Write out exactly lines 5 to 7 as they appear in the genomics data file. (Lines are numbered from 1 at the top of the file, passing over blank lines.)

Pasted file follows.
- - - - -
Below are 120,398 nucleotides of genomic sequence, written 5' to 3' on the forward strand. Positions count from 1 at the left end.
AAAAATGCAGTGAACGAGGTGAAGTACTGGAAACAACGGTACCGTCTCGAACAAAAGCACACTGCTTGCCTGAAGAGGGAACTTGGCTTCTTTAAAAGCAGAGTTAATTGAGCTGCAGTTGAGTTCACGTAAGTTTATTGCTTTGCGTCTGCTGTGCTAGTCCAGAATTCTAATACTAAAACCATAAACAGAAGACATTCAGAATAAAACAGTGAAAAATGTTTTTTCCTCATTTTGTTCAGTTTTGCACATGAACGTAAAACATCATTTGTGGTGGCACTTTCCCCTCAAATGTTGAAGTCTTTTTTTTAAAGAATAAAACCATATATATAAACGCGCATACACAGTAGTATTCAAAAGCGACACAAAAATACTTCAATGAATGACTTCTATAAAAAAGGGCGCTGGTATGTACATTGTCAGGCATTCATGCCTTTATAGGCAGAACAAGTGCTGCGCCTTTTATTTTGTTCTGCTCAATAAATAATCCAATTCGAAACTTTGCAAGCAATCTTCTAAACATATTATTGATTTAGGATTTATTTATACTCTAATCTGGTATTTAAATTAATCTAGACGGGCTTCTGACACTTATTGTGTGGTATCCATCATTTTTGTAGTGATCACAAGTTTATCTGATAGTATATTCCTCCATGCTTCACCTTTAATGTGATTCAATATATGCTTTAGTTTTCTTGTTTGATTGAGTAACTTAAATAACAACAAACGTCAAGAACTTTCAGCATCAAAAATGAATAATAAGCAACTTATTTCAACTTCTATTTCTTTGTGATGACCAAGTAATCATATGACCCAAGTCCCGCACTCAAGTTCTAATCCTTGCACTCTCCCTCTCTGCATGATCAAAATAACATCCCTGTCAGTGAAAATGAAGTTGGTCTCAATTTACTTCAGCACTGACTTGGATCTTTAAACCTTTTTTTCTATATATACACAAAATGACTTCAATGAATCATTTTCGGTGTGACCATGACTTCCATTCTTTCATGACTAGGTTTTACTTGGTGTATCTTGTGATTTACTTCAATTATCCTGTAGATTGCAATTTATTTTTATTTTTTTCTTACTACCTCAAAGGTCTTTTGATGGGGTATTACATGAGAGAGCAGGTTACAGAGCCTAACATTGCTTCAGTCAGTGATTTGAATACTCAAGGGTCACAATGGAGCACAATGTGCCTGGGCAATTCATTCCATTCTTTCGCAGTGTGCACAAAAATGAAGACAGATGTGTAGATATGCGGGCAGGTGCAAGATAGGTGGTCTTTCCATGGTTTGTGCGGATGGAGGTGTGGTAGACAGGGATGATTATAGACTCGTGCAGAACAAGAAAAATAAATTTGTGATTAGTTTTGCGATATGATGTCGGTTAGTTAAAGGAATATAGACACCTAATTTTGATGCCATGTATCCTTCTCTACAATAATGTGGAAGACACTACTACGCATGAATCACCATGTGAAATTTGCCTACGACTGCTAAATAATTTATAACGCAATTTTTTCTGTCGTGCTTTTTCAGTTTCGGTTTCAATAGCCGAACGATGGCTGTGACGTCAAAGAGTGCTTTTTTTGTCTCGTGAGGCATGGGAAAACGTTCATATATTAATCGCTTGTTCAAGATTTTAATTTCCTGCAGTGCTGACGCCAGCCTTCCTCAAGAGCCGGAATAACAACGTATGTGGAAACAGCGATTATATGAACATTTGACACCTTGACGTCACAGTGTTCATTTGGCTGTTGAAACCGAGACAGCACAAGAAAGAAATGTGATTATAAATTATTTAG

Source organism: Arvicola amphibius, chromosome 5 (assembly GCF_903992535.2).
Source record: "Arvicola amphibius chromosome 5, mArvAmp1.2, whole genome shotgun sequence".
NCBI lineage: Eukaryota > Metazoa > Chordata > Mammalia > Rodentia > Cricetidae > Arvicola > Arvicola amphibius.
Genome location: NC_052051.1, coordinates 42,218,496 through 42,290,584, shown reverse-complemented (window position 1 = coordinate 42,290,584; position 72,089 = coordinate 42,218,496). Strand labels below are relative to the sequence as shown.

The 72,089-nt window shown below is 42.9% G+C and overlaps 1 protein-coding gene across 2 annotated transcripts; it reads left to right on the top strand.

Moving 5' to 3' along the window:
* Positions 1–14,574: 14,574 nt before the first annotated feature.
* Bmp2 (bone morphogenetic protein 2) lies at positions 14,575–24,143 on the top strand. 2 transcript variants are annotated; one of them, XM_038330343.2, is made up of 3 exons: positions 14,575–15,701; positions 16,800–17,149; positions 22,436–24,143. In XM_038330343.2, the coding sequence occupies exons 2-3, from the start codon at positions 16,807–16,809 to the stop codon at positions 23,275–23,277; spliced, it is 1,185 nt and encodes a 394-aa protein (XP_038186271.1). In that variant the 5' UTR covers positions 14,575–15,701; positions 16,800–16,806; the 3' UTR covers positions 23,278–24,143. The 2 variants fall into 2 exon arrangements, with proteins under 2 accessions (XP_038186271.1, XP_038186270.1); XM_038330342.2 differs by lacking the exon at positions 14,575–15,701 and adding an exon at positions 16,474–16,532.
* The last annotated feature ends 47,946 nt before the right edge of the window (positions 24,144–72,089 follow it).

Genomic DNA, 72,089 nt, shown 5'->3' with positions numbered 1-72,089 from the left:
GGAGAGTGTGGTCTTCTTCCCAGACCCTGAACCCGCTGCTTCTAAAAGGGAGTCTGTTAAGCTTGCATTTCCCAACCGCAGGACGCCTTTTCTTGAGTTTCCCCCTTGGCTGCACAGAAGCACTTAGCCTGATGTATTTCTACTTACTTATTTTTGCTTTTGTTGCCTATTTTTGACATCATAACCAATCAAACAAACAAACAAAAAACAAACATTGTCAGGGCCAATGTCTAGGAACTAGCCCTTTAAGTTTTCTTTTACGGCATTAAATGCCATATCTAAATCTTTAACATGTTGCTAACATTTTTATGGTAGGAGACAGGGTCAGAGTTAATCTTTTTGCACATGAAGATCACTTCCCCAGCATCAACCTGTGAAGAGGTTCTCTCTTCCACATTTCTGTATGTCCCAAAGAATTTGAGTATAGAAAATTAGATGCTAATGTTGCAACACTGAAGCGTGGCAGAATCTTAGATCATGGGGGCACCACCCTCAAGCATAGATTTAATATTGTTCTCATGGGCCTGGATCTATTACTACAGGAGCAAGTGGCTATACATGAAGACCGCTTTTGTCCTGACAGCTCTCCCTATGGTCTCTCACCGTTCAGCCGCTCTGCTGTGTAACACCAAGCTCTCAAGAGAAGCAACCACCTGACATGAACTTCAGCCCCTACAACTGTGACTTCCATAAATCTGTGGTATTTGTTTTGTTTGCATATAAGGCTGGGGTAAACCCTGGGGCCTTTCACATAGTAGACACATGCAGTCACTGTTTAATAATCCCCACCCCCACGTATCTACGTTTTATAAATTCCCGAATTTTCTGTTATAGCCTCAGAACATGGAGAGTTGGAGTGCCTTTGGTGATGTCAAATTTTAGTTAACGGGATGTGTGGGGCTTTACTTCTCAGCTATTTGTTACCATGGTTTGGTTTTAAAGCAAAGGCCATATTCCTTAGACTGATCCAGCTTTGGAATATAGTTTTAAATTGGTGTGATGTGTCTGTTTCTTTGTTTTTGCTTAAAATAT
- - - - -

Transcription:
NCBI lineage: Eukaryota > Metazoa > Chordata > Mammalia > Rodentia > Cricetidae > Arvicola > Arvicola amphibius.
Genome location: NC_052051.1, coordinates 42,218,496 through 42,290,584, shown reverse-complemented (window position 1 = coordinate 42,290,584; position 72,089 = coordinate 42,218,496). Strand labels below are relative to the sequence as shown.

The 72,089-nt window shown below is 42.9% G+C and overlaps 1 protein-coding gene across 2 annotated transcripts; it reads left to right on the top strand.